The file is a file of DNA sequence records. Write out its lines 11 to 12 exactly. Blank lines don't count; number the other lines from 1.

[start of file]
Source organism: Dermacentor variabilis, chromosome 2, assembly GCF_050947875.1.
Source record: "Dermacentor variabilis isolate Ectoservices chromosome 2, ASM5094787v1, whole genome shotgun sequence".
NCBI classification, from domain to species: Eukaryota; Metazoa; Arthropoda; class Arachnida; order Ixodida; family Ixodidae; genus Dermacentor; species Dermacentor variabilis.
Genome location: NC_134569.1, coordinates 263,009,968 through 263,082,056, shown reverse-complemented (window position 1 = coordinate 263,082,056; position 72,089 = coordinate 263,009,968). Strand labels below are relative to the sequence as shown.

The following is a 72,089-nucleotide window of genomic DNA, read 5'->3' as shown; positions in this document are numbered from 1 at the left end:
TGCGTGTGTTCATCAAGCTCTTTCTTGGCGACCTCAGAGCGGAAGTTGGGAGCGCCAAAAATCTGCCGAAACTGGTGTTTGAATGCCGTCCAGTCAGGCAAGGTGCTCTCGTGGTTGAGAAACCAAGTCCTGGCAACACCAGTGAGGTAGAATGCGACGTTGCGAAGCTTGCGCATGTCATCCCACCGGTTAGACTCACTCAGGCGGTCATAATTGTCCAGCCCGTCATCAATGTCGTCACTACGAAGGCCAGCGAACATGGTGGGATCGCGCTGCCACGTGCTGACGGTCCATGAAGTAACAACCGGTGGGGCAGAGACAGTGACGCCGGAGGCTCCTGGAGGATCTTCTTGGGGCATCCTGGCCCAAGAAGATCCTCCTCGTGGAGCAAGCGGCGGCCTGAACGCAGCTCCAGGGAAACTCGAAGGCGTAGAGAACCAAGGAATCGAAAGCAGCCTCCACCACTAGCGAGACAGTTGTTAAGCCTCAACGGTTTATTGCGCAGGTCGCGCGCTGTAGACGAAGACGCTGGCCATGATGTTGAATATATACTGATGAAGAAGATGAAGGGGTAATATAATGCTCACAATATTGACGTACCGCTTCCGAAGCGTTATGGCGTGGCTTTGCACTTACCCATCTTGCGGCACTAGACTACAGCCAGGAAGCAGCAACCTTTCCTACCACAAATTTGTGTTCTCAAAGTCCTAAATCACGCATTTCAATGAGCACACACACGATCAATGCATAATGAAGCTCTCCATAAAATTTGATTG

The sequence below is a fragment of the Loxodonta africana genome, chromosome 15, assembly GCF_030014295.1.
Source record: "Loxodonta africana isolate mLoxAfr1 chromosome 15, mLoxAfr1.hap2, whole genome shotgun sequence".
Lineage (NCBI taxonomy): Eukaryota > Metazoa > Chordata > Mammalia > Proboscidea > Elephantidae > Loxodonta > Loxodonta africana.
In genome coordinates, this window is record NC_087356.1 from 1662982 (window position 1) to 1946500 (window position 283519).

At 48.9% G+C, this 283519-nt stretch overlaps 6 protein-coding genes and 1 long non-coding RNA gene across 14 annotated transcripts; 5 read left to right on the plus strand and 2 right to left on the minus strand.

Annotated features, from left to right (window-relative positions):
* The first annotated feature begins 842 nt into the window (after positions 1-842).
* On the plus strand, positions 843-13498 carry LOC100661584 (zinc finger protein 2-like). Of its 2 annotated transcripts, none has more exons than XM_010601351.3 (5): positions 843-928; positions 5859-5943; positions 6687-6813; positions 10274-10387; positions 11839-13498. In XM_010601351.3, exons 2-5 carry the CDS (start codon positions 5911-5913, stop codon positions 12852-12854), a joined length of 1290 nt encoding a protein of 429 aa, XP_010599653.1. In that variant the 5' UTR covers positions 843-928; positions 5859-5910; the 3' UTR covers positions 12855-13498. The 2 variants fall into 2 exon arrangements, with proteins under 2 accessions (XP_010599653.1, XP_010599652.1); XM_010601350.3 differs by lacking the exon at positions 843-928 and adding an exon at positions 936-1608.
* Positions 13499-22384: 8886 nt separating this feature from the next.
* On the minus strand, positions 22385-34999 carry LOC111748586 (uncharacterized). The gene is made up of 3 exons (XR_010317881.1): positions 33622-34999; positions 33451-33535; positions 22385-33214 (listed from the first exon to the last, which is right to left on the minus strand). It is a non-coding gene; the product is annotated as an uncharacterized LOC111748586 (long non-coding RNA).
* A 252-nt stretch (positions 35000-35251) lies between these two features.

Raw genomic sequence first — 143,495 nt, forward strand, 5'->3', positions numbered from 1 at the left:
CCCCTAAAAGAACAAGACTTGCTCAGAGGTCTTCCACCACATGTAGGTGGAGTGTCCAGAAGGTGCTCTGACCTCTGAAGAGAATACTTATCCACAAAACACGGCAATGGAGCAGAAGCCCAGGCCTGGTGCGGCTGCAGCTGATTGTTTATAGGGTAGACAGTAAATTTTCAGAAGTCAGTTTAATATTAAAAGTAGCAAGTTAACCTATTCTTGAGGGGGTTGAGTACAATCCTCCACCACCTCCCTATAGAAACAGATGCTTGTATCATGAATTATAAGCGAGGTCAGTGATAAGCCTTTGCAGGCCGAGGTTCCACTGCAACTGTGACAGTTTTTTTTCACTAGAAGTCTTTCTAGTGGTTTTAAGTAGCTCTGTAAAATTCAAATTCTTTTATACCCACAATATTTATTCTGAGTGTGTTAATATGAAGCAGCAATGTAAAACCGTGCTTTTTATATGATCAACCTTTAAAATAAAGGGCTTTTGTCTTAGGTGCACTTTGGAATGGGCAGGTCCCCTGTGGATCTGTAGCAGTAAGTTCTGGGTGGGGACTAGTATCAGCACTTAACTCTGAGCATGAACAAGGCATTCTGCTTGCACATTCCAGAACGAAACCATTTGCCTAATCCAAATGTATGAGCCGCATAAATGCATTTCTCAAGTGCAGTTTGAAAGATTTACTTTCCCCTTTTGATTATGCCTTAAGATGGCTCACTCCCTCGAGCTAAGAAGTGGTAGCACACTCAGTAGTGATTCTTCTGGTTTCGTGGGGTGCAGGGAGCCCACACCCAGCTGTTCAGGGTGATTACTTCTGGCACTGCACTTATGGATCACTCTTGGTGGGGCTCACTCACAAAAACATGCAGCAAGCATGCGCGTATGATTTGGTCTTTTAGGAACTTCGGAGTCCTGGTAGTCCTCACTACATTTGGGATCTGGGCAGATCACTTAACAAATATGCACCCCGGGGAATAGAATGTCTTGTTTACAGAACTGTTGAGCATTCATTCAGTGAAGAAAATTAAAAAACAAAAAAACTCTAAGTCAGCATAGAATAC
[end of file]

At 48.9% G+C, this 283519-nt stretch overlaps 6 protein-coding genes and 1 long non-coding RNA gene across 14 annotated transcripts; 5 read left to right on the plus strand and 2 right to left on the minus strand.

Annotated features, from left to right (window-relative positions):